Sunday, August 7, 2011

Compassion and ... taxes? Yes, taxes. More importantly, their best use.

Videos Posted by Mèetha Prantha: This video blew me away.... [HQ]

I bet most of you are seeing this in your facebook stream this morning. It's powerful ... and puzzling. So many people seem to be saying, "Yes, more of this," see for example:

I've read dozens of the comments and they go on in the same vein as far as the eye can see. I want to say, to folks like Brenda, and all who say "If we ALL just gave a little," that we already do; we've structured our society so we can do this efficiently and still allow people to work and care for themselves and their own families. It's the social safety net we all pay for with our taxes.

Look, if I I quit my job and said, "I'm going to feed the poor full time," you know what would happen? I'd be poor. I'd have nothing to give to anyone and I'd have put my family out of house and home. You know how I can feed, clothe, provide medicine, and shelter to the old, infirm, disabled, sick, and impoverished? By paying taxes to a government that provides Medicare, Social Security, funds medical research, reacts to natural disasters, provides low income housing, provides unemployment insurance, and should provide universal health care to every citizen.  It's more efficient to do it this way than deciding big government is no good, so let's all just do what we can when we can. We can develop those dreaded bureaucracies that divide the labor and provide these services at an overall lower cost than if every person simply tried to reinvent the wheel and do it themselves. By having government (it's useful in this context to think of "government" as "the things we decide to do together because they're too important to leave to the whims of the wealthy") perform the bulk of these services, we can guarantee them, properly allocate resources nationally to deal with shortfalls where they occur instead of asking people in economically depressed areas, or perhaps suffering from a natural disaster, to do it all themselves when their resources are scarce or simply unavailable.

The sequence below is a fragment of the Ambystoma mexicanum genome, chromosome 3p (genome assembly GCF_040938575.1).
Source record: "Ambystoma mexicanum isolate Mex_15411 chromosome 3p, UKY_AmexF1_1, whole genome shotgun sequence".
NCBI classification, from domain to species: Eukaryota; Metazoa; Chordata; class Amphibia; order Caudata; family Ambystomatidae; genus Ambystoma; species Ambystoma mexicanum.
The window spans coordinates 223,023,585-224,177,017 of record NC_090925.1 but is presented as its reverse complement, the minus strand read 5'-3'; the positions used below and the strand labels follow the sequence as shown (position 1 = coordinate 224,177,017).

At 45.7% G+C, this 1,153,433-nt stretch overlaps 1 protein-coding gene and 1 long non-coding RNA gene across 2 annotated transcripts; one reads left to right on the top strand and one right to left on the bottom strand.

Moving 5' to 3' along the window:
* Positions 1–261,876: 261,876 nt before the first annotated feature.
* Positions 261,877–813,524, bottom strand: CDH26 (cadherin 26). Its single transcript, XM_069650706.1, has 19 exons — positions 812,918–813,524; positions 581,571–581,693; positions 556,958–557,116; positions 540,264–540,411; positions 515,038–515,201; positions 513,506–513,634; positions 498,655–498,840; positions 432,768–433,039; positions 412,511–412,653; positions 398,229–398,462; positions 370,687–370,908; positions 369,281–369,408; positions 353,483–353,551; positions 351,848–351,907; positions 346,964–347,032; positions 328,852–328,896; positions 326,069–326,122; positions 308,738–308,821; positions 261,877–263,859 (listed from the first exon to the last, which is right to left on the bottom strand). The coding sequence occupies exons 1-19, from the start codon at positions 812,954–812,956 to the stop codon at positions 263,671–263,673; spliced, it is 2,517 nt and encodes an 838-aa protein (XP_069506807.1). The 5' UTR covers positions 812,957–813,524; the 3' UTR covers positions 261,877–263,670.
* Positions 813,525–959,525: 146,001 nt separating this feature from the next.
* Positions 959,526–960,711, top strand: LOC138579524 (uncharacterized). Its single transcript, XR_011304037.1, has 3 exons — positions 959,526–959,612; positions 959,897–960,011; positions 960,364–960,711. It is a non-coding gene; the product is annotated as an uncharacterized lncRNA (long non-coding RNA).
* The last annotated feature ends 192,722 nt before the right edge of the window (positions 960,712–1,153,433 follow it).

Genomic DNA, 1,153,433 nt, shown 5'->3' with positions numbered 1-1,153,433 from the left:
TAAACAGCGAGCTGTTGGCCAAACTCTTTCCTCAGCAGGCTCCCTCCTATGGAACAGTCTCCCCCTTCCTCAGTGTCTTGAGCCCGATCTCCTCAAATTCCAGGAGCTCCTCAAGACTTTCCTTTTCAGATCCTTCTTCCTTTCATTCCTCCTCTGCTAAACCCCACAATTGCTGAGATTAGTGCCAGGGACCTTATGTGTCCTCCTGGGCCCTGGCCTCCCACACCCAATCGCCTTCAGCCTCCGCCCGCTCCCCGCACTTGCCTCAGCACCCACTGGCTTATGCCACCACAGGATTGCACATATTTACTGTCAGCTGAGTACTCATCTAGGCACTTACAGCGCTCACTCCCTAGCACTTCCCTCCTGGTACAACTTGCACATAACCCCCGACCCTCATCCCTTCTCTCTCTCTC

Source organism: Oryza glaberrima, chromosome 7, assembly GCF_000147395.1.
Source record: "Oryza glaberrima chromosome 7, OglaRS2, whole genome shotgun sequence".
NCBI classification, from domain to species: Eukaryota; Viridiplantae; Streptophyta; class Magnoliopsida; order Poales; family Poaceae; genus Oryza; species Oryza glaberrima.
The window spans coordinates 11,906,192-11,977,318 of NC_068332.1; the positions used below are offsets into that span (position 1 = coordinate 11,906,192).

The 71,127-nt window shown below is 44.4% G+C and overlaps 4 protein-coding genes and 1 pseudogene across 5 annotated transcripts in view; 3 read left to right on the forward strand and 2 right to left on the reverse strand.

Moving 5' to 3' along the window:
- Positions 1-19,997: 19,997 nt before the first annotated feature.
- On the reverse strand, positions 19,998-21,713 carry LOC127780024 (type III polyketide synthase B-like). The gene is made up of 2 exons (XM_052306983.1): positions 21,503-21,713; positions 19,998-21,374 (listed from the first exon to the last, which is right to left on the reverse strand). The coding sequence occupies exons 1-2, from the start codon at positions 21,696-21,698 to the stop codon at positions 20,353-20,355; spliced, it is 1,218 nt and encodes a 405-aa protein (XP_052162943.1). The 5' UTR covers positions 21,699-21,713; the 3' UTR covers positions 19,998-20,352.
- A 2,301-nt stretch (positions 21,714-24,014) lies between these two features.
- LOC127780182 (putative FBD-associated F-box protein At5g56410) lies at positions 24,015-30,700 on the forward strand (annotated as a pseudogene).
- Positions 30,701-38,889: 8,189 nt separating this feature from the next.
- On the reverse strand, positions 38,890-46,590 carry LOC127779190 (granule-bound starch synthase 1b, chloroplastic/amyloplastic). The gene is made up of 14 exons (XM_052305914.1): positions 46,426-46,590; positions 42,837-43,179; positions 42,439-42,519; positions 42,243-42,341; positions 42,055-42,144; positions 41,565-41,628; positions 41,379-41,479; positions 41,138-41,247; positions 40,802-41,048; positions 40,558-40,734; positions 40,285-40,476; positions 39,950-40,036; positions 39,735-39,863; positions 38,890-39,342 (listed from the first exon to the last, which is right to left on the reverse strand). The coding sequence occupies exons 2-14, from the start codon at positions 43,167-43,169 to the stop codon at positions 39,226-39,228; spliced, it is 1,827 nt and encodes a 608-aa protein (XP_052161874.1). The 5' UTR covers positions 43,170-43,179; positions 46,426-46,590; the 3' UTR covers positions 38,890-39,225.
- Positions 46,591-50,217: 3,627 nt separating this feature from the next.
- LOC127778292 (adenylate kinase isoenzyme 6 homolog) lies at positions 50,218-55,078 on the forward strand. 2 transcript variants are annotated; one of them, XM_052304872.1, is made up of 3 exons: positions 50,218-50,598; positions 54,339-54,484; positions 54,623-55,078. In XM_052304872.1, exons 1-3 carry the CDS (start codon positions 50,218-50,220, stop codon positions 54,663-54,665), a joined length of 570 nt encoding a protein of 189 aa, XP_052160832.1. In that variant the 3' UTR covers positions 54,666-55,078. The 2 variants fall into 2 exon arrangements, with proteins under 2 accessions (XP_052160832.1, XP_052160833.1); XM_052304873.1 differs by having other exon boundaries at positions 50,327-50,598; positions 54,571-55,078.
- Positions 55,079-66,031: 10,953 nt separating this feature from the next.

This should be the first goal of our society -- to practice compassion and help one another. We all seem to know this when presented with this sort of example; however, we forget it when it comes time to weigh the cost of Medicare against the cost of cutting taxes on the wealthy and invading Middle Eastern countries.

We can afford to provide these services. We can afford it by pooling our resources and creating efficient systems to serve the underprivileged, not by expecting some selfless hero to step up and do it himself. We can afford it if we stop dicking around and pretending the free market will magically provide all these services when history shows it certainly will not.

That's my 2¢, anways.

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